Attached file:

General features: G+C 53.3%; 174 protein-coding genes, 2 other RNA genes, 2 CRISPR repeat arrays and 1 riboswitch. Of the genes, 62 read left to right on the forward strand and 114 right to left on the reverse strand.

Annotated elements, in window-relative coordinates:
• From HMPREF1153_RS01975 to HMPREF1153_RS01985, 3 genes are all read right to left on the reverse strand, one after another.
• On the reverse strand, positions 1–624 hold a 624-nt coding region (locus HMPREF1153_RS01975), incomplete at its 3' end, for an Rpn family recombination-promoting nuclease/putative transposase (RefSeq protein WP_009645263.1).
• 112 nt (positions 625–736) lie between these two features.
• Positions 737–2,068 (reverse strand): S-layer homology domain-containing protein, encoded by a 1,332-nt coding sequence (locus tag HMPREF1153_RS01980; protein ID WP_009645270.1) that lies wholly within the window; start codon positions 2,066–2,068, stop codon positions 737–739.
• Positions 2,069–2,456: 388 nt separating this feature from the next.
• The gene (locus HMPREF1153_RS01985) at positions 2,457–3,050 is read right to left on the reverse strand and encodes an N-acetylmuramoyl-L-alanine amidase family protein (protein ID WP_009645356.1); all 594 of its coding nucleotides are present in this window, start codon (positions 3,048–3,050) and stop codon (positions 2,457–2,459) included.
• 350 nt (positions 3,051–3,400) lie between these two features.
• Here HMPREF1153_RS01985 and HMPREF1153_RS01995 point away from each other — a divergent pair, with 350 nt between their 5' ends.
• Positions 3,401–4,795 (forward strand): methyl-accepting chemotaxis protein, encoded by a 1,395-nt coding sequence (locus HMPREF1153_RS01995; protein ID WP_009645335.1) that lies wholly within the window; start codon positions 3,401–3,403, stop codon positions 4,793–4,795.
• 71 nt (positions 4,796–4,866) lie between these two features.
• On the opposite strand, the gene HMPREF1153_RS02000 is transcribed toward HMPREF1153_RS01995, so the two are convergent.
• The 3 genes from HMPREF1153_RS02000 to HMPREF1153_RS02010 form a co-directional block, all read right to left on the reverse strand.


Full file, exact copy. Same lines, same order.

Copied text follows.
General features: G+C 53.3%; 174 protein-coding genes, 2 other RNA genes, 2 CRISPR repeat arrays and 1 riboswitch. Of the genes, 62 read left to right on the forward strand and 114 right to left on the reverse strand.

Annotated elements, in window-relative coordinates:
• From HMPREF1153_RS01975 to HMPREF1153_RS01985, 3 genes are all read right to left on the reverse strand, one after another.
• On the reverse strand, positions 1–624 hold a 624-nt coding region (locus HMPREF1153_RS01975), incomplete at its 3' end, for an Rpn family recombination-promoting nuclease/putative transposase (RefSeq protein WP_009645263.1).
• 112 nt (positions 625–736) lie between these two features.
• Positions 737–2,068 (reverse strand): S-layer homology domain-containing protein, encoded by a 1,332-nt coding sequence (locus tag HMPREF1153_RS01980; protein ID WP_009645270.1) that lies wholly within the window; start codon positions 2,066–2,068, stop codon positions 737–739.
• Positions 2,069–2,456: 388 nt separating this feature from the next.
• The gene (locus HMPREF1153_RS01985) at positions 2,457–3,050 is read right to left on the reverse strand and encodes an N-acetylmuramoyl-L-alanine amidase family protein (protein ID WP_009645356.1); all 594 of its coding nucleotides are present in this window, start codon (positions 3,048–3,050) and stop codon (positions 2,457–2,459) included.
• 350 nt (positions 3,051–3,400) lie between these two features.
• Here HMPREF1153_RS01985 and HMPREF1153_RS01995 point away from each other — a divergent pair, with 350 nt between their 5' ends.
• Positions 3,401–4,795 (forward strand): methyl-accepting chemotaxis protein, encoded by a 1,395-nt coding sequence (locus HMPREF1153_RS01995; protein ID WP_009645335.1) that lies wholly within the window; start codon positions 3,401–3,403, stop codon positions 4,793–4,795.
• 71 nt (positions 4,796–4,866) lie between these two features.
• On the opposite strand, the gene HMPREF1153_RS02000 is transcribed toward HMPREF1153_RS01995, so the two are convergent.
• The 3 genes from HMPREF1153_RS02000 to HMPREF1153_RS02010 form a co-directional block, all read right to left on the reverse strand.